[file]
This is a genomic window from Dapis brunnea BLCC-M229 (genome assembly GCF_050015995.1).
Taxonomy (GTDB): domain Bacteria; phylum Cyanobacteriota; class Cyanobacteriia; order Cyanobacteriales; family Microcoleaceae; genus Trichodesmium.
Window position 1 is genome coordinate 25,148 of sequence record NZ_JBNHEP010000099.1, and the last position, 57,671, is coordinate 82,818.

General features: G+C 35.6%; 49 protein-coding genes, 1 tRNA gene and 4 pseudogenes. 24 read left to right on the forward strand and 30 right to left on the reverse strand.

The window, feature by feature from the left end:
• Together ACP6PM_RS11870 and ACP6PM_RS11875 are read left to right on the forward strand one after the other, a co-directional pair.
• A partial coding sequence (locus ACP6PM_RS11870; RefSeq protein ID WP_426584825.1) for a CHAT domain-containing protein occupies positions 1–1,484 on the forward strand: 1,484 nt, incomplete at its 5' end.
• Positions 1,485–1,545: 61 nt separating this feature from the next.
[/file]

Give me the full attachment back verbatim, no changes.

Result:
This is a genomic window from Dapis brunnea BLCC-M229 (genome assembly GCF_050015995.1).
Taxonomy (GTDB): domain Bacteria; phylum Cyanobacteriota; class Cyanobacteriia; order Cyanobacteriales; family Microcoleaceae; genus Trichodesmium.
Window position 1 is genome coordinate 25,148 of sequence record NZ_JBNHEP010000099.1, and the last position, 57,671, is coordinate 82,818.

General features: G+C 35.6%; 49 protein-coding genes, 1 tRNA gene and 4 pseudogenes. 24 read left to right on the forward strand and 30 right to left on the reverse strand.

The window, feature by feature from the left end:
• Together ACP6PM_RS11870 and ACP6PM_RS11875 are read left to right on the forward strand one after the other, a co-directional pair.
• A partial coding sequence (locus ACP6PM_RS11870; RefSeq protein ID WP_426584825.1) for a CHAT domain-containing protein occupies positions 1–1,484 on the forward strand: 1,484 nt, incomplete at its 5' end.
• Positions 1,485–1,545: 61 nt separating this feature from the next.